Presentation Authors: Sarah Vij, Neel Parekh, Daniel Shoskes*, Cleveland, OH
Introduction: Microsurgical denervation of the spermatic cord (MDSC) can be helpful for chronic orchialgia but predictors of clinical success are not clearly established. We present our clinical results with an emphasis on predictors of failure of pain resolution.
Methods: Data was extracted from our Men's Health registry for men with orchialgia who had MDSC between Sept 2010 and Aug 2018. All patients had unexplained scrotal contents pain for at least 4 months and reported temporary resolution of their pain following a cord block with lidocaine and bupivacaine.
Results: There were 72 procedures in 61 patients (11 staged bilateral). Age ranged from 20 to 71 years (mean 41.9). Symptom duration ranged from 4 to 480 months (median 24). 12 patients had prior vasectomy and 35 patients had no prior genital surgery. At last follow up (range 3 months-7 years) 61 procedures led to complete pain resolution (84.7%). In men with post-vasectomy pain, 10 of 12 were successful (83%). Of the 11 procedures that did not resolve pain, 3 patients admitted the cord block did not fully work and 4 patients had unresolved pelvic floor spasm. There was no difference in age or symptom duration by surgical outcome. Surgical complications included 1 orchiectomy (patient had 2 prior surgeries), 1 hydrocele and 2 superficial wound infections. In 8 patients with complex anatomy and/or scarring we performed a more limited targeted dissection popularized by Parekattil et al in which only the spermatic fascia, vas and posterior fat were divided or stripped. In these men pain resolved in 7 cases (87.5%)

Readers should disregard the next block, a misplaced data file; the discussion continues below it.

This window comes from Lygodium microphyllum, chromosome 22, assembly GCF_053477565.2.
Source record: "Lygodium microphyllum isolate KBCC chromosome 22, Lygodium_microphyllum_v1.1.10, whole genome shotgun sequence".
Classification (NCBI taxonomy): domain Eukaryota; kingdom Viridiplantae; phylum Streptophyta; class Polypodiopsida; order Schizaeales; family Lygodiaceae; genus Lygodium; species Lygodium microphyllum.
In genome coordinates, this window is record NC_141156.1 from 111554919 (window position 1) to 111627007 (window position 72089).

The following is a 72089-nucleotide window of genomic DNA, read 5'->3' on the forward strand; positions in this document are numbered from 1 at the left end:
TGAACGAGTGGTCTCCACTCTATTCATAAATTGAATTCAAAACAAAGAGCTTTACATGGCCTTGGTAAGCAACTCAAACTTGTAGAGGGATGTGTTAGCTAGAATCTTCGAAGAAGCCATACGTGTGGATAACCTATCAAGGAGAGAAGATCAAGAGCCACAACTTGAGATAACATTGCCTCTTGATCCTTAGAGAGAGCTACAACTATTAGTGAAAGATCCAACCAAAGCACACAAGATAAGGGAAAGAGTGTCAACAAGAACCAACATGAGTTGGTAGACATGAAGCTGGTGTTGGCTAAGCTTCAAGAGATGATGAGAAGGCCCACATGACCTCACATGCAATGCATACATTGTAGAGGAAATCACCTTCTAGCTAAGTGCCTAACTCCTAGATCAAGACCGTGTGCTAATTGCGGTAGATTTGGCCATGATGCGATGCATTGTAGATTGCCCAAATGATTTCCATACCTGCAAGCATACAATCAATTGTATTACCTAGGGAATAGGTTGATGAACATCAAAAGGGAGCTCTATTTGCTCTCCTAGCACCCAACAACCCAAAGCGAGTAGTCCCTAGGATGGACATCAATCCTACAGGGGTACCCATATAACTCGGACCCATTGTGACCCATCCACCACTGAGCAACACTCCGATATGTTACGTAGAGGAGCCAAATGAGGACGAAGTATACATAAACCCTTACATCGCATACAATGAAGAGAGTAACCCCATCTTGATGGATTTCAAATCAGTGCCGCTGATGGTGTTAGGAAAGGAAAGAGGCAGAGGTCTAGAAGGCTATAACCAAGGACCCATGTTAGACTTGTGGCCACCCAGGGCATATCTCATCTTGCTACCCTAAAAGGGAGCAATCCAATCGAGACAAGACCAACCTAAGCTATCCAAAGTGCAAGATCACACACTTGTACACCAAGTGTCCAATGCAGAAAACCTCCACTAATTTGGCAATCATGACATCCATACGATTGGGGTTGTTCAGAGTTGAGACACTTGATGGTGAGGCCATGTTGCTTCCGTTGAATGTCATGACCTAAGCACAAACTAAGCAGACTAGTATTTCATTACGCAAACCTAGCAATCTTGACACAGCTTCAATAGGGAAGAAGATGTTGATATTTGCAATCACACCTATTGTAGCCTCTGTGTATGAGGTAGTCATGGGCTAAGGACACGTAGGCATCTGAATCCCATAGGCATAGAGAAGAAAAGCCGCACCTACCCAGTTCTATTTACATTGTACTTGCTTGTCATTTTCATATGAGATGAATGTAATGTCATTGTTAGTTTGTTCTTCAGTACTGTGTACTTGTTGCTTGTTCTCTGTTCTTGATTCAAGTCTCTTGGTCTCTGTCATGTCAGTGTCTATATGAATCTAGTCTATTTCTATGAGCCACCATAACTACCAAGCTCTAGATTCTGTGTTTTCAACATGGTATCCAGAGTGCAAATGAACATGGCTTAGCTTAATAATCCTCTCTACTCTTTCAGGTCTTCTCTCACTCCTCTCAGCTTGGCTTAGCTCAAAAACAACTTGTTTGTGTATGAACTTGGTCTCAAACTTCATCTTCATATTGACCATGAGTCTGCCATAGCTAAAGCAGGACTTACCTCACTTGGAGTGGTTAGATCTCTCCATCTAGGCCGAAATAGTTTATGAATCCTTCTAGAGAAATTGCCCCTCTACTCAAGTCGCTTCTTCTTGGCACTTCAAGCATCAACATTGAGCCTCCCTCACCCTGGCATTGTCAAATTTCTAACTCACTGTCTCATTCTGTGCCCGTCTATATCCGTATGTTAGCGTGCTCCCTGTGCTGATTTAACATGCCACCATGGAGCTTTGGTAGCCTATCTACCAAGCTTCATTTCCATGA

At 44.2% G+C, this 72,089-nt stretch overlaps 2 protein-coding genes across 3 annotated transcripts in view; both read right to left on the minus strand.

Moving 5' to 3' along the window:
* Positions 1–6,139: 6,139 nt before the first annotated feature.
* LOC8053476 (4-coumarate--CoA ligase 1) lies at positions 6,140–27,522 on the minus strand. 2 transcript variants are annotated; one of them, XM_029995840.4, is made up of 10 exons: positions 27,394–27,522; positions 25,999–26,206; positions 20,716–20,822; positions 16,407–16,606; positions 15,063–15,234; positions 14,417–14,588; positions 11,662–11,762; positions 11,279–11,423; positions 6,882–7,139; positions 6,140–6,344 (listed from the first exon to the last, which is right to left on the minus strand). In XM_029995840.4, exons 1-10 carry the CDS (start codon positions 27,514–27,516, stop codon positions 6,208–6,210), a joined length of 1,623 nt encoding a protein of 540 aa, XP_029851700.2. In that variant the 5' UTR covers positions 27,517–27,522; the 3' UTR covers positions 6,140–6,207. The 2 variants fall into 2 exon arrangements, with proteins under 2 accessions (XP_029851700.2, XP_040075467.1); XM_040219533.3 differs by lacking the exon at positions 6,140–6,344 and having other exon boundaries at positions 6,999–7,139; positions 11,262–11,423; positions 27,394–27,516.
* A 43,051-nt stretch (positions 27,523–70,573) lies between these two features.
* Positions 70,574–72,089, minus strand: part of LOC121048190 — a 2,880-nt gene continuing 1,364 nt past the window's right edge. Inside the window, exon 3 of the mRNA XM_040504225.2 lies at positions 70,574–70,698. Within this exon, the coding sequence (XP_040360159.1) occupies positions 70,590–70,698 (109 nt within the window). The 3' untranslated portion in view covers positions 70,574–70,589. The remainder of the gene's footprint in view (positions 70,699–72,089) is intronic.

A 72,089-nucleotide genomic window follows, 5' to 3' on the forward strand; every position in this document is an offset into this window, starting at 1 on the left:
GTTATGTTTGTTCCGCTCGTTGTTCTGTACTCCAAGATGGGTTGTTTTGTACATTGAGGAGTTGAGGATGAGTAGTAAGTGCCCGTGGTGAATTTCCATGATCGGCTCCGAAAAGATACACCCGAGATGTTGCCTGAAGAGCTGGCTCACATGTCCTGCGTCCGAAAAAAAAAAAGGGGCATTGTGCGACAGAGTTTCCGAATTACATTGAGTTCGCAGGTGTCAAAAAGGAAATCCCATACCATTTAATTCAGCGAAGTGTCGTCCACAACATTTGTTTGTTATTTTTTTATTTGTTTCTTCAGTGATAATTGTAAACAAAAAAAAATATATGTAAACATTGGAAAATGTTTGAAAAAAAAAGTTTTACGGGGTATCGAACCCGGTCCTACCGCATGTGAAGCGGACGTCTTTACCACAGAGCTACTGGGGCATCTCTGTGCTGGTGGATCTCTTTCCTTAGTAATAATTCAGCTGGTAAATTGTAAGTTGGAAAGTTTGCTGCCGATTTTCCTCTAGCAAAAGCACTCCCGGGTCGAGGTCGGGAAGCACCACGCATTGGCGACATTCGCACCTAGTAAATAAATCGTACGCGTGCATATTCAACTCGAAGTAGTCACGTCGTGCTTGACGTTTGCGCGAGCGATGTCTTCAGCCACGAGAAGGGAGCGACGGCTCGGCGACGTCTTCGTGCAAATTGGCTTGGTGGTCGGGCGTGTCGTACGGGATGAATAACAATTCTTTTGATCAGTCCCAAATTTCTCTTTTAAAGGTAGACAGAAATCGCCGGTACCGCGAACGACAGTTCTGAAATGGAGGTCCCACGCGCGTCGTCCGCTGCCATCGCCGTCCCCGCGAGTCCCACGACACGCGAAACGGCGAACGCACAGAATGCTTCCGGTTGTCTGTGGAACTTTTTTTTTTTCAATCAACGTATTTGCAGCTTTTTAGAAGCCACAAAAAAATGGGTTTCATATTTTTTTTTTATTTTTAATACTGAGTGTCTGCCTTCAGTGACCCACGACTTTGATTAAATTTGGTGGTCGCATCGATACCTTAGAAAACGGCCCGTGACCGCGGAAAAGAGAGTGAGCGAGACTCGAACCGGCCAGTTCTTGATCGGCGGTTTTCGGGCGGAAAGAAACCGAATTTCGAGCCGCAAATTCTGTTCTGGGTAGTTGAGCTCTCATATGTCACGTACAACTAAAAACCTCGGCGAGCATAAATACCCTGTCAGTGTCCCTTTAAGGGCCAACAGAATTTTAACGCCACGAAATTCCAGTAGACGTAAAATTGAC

Conclusions: MDSC can provide durable pain relief in most patients with orchialgia with minimal morbidity. Age, duration, prior vasectomy or a targeted limited dissection did not adversely impact outcome. Failure of cord block to eliminate pain and presence of pelvic floor spasm were the strongest predictors of persistent pain